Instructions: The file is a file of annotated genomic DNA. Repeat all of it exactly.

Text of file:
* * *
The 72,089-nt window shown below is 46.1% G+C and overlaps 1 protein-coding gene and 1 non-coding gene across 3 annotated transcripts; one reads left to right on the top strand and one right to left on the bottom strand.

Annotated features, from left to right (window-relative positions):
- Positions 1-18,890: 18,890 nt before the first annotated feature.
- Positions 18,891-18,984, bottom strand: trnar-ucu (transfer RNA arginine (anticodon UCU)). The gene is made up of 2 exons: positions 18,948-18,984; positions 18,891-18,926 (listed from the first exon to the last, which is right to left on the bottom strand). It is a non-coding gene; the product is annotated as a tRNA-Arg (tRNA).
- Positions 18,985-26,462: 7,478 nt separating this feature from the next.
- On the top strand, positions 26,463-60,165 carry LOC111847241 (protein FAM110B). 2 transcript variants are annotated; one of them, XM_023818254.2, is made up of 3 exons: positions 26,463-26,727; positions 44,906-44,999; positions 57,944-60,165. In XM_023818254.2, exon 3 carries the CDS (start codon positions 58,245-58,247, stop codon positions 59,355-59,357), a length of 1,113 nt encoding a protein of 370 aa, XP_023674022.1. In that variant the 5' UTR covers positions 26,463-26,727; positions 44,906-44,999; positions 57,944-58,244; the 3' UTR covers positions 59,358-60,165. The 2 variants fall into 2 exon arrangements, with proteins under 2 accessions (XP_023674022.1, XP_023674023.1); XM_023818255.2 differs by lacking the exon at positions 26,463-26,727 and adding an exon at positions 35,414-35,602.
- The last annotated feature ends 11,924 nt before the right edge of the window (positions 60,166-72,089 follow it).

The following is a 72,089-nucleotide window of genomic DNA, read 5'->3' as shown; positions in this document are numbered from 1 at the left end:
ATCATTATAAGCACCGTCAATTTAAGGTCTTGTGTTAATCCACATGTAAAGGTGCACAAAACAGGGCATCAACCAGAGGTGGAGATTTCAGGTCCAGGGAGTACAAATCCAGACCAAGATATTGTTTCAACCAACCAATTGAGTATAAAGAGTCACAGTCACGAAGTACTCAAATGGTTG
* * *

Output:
The 72,089-nt window shown below is 46.1% G+C and overlaps 1 protein-coding gene and 1 non-coding gene across 3 annotated transcripts; one reads left to right on the top strand and one right to left on the bottom strand.

Annotated features, from left to right (window-relative positions):
- Positions 1-18,890: 18,890 nt before the first annotated feature.
- Positions 18,891-18,984, bottom strand: trnar-ucu (transfer RNA arginine (anticodon UCU)). The gene is made up of 2 exons: positions 18,948-18,984; positions 18,891-18,926 (listed from the first exon to the last, which is right to left on the bottom strand). It is a non-coding gene; the product is annotated as a tRNA-Arg (tRNA).
- Positions 18,985-26,462: 7,478 nt separating this feature from the next.
- On the top strand, positions 26,463-60,165 carry LOC111847241 (protein FAM110B). 2 transcript variants are annotated; one of them, XM_023818254.2, is made up of 3 exons: positions 26,463-26,727; positions 44,906-44,999; positions 57,944-60,165. In XM_023818254.2, exon 3 carries the CDS (start codon positions 58,245-58,247, stop codon positions 59,355-59,357), a length of 1,113 nt encoding a protein of 370 aa, XP_023674022.1. In that variant the 5' UTR covers positions 26,463-26,727; positions 44,906-44,999; positions 57,944-58,244; the 3' UTR covers positions 59,358-60,165. The 2 variants fall into 2 exon arrangements, with proteins under 2 accessions (XP_023674022.1, XP_023674023.1); XM_023818255.2 differs by lacking the exon at positions 26,463-26,727 and adding an exon at positions 35,414-35,602.
- The last annotated feature ends 11,924 nt before the right edge of the window (positions 60,166-72,089 follow it).

The following is a 72,089-nucleotide window of genomic DNA, read 5'->3' as shown; positions in this document are numbered from 1 at the left end:
ATCATTATAAGCACCGTCAATTTAAGGTCTTGTGTTAATCCACATGTAAAGGTGCACAAAACAGGGCATCAACCAGAGGTGGAGATTTCAGGTCCAGGGAGTACAAATCCAGACCAAGATATTGTTTCAACCAACCAATTGAGTATAAAGAGTCACAGTCACGAAGTACTCAAATGGTTG